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Kathryn S. Hahne and Ursula K. Schuch*

The objective of this study was to determine whether mesquite (Prosopis velutina) seedlings have a preference for the ammonia or nitrate form of nitrogen (N), and to determine the optimum rate of N to maximize growth and minimize N leaching when seedlings are grown in different substrates. Mesquite seedlings were fertigated with different ratios of NH4 +: NO3 - to determine effects on shoot and root growth and N-uptake efficiency. Nutrient solution containing 67% NH4 + : 33% NO3 - resulted in greatest biomass after 120 days of fertigation. N leachate remained stable until 12 weeks after the onset of treatment, but increased significantly by week 16. Subsequently, mesquite seedlings were grown in sand or soilless media and were fertigated with a solution of 67 % NH4 +: 33% NO3 - at a rate of 25, 50, 100, or 200 mg·L-1 of N. After 60 days, plants in media produced 41% more leaves and total biomass compared to those in sand. Leaf number was greatest for plants grown at 200 mg·L-1 of N in both substrates. Root biomass of plants in media showed no response to increasing N concentrations while root biomass of seedlings in sand were similar for the three lower N concentrations and nearly doubled for the highest one. Shoot biomass of seedlings receiving 25, 50, or 100 mg·L-1 of N was similar, but more than doubled for plants fertigated with 200 mg·L-1 of N. N leachate losses were highest from seedlings growing in sand and receiving the two higher N fertigations, those in media had greatest N leachate loss when fertigated at 200 mg·L-1 of N. For balanced mesquite seedling growth and minimum N leaching losses, concentrations between 50 to 100 mg·L-1 of N are recommended. Implications of using a sand culture system vs. soilless growing substrate for nutrition studies will be discussed.

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Kathryn S. Hahne and Ursula K. Schuch

Velvet mesquite [Prosopis velutina Woot., Syn.: P. juliflora (Swartz) DC. var. velutina (Woot.) Sarg.] has become more popular in arid landscapes of the southwestern U.S., but little information on N requirements during the seedling stage is available. In addition to optimize growth of seedlings, minimizing N in runoff during production is an important consideration. Experiments were conducted to determine how biomass production and N leaching were affected first by different ratios of ammonium and nitrate N in sand culture and second by different N concentrations when seedlings were grown in two substrates. Mesquite seedlings produced the greatest biomass after 120 days when fertigated with a solution of 33 NO3 : 67 NH4 +. Loss of N through leachate was 40% greater when NH + 4 comprised two thirds or more compared to one third or none in the fertigation solution. Nitrogen in leachate was highest after 16 weeks of treatment, coinciding with the reduced growth rate of seedlings. The second experiment utilized either sand or commercial growing media and a fertigation solution of 33 NO3 : 67 NH4 +. Fertigation with 200 mg·L–1 N after 60 days in either substrate produced greatest biomass, while rates of 25, 50, or 100 mg·L–1 N produced about half of that biomass. With few exceptions, less N in either form was found in leachate when seedlings were grown in media and were fertigated with the two higher N rates compared to seedlings grown in sand at the two higher N rates. Plant morphology, biomass accumulation, photosynthate allocation, and the fate of N in the growing substrate and in leachate were strongly affected by the choice of growing substrate.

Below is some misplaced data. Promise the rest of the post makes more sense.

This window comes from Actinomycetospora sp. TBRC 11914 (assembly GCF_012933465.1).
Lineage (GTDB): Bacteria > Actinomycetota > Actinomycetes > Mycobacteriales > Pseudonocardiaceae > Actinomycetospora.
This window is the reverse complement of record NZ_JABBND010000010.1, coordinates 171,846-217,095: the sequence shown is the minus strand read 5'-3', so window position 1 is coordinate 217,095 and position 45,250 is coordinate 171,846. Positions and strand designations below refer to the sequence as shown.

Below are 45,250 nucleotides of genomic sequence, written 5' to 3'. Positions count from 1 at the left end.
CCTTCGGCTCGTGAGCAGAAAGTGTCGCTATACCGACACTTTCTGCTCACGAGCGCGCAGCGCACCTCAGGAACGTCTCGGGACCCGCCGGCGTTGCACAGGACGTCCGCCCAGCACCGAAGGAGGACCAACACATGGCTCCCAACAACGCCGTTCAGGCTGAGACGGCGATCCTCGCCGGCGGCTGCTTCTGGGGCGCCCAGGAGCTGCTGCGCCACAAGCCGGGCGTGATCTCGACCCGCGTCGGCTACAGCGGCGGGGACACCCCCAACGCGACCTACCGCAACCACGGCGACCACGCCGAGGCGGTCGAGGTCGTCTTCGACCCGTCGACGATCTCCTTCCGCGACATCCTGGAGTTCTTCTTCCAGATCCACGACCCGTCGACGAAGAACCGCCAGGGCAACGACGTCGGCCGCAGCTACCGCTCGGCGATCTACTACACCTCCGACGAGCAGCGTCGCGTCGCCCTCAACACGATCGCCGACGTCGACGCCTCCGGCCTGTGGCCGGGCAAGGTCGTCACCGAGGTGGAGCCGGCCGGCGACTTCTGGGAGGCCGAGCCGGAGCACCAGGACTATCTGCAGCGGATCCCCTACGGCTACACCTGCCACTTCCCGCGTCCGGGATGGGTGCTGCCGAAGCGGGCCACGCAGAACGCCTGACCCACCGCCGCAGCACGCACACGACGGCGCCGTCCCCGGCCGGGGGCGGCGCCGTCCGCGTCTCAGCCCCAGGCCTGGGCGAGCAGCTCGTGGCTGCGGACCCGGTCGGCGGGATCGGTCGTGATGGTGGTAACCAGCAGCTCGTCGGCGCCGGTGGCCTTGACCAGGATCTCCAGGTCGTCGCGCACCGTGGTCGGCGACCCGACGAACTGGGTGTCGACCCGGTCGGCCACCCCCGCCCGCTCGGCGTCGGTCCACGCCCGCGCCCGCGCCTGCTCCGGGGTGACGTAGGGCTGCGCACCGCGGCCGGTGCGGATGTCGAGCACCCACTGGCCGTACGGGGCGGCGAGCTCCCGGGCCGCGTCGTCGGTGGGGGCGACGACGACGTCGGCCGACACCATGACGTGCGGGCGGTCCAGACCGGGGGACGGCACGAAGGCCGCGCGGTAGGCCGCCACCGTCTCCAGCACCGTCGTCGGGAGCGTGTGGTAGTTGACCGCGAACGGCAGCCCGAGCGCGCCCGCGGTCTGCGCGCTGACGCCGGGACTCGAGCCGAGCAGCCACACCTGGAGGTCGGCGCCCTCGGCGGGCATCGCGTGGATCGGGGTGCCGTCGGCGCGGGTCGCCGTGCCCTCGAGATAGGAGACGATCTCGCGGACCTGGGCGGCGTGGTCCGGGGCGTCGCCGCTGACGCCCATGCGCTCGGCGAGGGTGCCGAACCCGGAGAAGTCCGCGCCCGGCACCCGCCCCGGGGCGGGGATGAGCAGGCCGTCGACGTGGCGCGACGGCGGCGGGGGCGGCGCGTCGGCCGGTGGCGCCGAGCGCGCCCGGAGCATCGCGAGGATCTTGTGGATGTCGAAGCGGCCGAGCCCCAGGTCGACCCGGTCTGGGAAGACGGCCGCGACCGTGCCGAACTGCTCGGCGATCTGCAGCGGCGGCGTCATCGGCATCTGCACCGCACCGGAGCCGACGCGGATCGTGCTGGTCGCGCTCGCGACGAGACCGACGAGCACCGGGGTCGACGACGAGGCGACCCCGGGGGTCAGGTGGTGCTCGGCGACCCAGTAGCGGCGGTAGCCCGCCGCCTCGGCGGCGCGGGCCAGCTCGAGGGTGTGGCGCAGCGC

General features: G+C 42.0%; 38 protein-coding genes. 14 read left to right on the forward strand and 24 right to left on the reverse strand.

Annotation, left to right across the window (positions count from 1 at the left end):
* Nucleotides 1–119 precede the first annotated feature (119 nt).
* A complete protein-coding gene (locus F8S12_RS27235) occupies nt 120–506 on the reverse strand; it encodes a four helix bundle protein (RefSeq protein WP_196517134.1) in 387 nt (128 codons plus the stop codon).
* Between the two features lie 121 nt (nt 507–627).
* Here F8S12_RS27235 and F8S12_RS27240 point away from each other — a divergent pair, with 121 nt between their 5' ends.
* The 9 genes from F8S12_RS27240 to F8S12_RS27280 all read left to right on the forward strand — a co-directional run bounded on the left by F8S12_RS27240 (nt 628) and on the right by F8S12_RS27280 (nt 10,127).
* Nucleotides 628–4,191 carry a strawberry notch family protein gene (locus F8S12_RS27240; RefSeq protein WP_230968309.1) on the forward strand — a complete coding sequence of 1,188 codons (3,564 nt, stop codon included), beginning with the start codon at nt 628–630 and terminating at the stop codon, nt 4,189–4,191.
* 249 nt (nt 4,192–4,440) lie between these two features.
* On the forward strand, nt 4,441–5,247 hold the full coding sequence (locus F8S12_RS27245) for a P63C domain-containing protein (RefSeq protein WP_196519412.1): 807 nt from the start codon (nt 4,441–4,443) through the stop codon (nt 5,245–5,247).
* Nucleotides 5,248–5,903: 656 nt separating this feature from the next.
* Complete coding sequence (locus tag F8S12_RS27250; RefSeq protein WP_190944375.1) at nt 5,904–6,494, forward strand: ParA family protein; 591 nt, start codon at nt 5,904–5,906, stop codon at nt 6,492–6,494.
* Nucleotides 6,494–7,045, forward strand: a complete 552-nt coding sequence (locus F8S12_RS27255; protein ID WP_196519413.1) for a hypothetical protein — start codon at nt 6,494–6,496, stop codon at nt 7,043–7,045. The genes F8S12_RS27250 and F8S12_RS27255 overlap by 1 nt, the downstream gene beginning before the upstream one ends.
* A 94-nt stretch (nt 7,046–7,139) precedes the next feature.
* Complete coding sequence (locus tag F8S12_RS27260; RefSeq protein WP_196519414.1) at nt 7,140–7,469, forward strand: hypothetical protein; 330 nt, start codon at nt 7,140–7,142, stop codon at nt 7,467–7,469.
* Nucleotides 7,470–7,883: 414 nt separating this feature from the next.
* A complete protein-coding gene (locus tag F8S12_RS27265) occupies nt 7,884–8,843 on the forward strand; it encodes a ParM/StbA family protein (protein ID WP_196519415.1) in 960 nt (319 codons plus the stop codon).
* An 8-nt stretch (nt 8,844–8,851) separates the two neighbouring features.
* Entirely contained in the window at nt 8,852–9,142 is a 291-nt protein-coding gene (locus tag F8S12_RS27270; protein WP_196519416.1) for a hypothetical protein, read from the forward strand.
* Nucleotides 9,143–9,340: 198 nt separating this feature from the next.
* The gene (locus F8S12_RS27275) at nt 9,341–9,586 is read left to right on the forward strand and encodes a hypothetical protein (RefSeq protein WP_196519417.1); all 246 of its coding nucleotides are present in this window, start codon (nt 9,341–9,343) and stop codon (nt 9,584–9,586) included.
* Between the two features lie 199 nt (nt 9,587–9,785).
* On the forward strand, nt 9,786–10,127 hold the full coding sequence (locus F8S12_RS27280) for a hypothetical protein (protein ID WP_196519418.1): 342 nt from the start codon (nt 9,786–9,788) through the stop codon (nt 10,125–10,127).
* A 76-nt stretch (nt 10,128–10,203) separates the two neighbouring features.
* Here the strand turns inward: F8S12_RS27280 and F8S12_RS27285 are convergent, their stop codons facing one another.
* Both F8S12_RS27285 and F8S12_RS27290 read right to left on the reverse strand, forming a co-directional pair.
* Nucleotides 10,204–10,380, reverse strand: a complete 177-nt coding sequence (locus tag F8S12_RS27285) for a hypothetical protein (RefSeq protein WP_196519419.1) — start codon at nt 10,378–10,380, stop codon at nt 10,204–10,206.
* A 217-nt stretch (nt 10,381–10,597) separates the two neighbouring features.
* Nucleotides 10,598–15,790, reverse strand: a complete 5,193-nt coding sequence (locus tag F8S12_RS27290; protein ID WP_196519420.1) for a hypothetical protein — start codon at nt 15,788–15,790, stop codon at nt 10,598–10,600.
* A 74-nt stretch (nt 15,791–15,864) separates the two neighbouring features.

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Kathryn S. Hahne and Richard L. Harkess

The Transplanted Floral Meadow is a culture technique designed to provide an herbaceous planting of continuous seasonal bloom beginning about 1 month after transplanting to the landscape. The technique requires little or no maintenance once the plants have become established. The meadow consists of a seed mix of annual flowers that are started in the greenhouse in mixed plugs and transplanted to the landscape. In this study, plugs of the annual transplanted floral meadow seed mix were started by broadcasting the seed mix over flats of standard nursery cell-packs filled with a commercial growing medium. The plugs were grown in the greenhouse and transplanted to plots 4 weeks after sowing at 30 × 30-, 30 × 45-, or 30 × 60-cm spacing. The plug sizes used were 801, 1801, 804, or 1804 cell-packs. The plugs were transplanted to 2.25-m2 plots with three replications, each plot being a replication. Plug size and spacing were evaluated based on the rate of canopy closure measured biweekly as the amount of photosynthetically active radiation penetrating the canopy. Close transplant spacing with large plug sizes provided the quickest site coverage. The 1801 and 801 plug sizes provided the greatest species diversity. The 1804 plug size reduced the number of seedlings present at the time of transplanting and did not cover the site until late in the season. The 801 and 1801 plug sizes at 30 × 30or 30 × 45-cm spacing resulted in the best floral display. The results of this research will be used to standardize the transplanted floral meadow technique for use as a new product in the nursery trade.